Taken to its logical conclusion, seeing humanity as disease leads to fantasies of extinction, to brutal ideas about overpopulation—which, ironically, always view the other as excess, but never oneself and one’s imagined community. Current celebrations of the aesthetics of empty streets and an enthusiasm for the break nature seems to be taking—or the lesson in humility it seems to be teaching us—are dangerously close to these ruthless ideologies.
To regard quarantine and lockdown measures as a supposed panacea to climate change is to indirectly assume that human suffering—or even vanishing of humankind—is necessary to halt the rising temperatures.
Admiring deserted public spaces during this pandemic suggests a specific viewpoint of a privileged spectator who would generally rather not share these spaces with others and reserve them for their own solitary enjoyment. Now that empty streets have become a common sight, have they not lost their allure? Previously spaces for socialising and sharing experiences, they are now turning into symbols of disease, isolation and fear.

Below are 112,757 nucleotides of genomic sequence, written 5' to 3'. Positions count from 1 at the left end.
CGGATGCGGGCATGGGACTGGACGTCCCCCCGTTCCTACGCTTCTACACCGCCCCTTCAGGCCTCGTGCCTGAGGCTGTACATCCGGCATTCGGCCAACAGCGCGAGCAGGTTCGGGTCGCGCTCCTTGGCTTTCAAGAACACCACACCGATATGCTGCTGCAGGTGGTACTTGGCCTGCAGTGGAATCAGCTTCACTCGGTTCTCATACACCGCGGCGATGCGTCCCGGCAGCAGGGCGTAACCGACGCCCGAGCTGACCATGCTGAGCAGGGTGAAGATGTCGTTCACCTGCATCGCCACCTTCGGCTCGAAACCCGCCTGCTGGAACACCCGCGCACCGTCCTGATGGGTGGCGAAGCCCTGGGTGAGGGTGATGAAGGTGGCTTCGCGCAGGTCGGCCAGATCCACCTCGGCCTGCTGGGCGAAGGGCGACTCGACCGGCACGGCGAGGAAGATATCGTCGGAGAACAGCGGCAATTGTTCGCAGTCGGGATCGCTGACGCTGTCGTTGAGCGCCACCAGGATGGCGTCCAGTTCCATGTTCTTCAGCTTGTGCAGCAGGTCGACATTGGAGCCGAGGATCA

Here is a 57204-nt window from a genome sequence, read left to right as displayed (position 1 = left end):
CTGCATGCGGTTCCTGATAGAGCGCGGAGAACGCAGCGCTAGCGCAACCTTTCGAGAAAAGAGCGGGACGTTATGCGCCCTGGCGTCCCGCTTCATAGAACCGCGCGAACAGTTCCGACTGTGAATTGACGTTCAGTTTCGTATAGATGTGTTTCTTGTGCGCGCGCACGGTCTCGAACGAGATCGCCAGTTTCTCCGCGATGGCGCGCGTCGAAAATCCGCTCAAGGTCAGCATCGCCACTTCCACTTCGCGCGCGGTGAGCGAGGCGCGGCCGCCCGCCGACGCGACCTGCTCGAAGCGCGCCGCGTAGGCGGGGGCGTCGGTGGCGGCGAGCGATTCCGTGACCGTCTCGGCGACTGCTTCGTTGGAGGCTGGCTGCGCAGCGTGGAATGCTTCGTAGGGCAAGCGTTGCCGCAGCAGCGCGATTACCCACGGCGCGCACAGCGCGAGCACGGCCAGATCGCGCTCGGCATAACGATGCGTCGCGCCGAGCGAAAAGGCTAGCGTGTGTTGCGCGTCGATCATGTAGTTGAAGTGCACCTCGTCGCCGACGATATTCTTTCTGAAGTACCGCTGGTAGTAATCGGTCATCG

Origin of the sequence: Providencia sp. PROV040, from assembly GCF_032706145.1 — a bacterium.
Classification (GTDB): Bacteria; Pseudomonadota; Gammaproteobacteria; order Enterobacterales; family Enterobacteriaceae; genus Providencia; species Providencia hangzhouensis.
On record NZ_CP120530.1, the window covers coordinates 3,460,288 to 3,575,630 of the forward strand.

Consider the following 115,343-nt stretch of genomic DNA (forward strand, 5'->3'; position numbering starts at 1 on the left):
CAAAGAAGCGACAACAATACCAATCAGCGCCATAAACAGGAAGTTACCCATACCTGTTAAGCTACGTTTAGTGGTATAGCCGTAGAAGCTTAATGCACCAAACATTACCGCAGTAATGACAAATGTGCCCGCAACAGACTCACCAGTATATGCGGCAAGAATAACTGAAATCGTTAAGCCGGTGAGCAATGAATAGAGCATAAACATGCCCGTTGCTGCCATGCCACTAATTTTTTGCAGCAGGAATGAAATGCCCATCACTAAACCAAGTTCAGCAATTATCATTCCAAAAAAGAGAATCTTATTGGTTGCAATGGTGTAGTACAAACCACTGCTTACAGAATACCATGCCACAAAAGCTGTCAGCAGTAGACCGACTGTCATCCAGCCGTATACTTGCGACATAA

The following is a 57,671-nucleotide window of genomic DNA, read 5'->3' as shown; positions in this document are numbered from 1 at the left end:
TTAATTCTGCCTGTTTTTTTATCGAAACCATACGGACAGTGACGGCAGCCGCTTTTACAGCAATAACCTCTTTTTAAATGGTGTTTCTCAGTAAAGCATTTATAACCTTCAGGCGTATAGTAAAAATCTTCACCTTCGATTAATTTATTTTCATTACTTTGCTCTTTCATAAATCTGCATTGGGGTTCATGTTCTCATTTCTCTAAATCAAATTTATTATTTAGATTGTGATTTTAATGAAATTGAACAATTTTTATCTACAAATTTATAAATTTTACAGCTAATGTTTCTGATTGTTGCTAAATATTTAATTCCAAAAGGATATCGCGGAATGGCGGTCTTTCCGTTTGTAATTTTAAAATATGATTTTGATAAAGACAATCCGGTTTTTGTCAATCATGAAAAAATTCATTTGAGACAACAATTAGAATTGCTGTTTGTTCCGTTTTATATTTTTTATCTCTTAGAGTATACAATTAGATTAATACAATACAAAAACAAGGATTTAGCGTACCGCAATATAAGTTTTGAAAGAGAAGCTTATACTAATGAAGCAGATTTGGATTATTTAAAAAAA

By idealising the emptiness of streets and squares as beautiful, we forget about the suffering that is invisible—the suffering of those battling for their lives with the virus inside their homes and hospital wards.
While embracing current measures of physical distancing and retreat into private spaces, it is important to remember streets and squares as shared public spaces where we meet, discuss, protest—the arena of the democratic public.
Act in Solidarity and Fight for a Better World—the Virus Has No Such Mission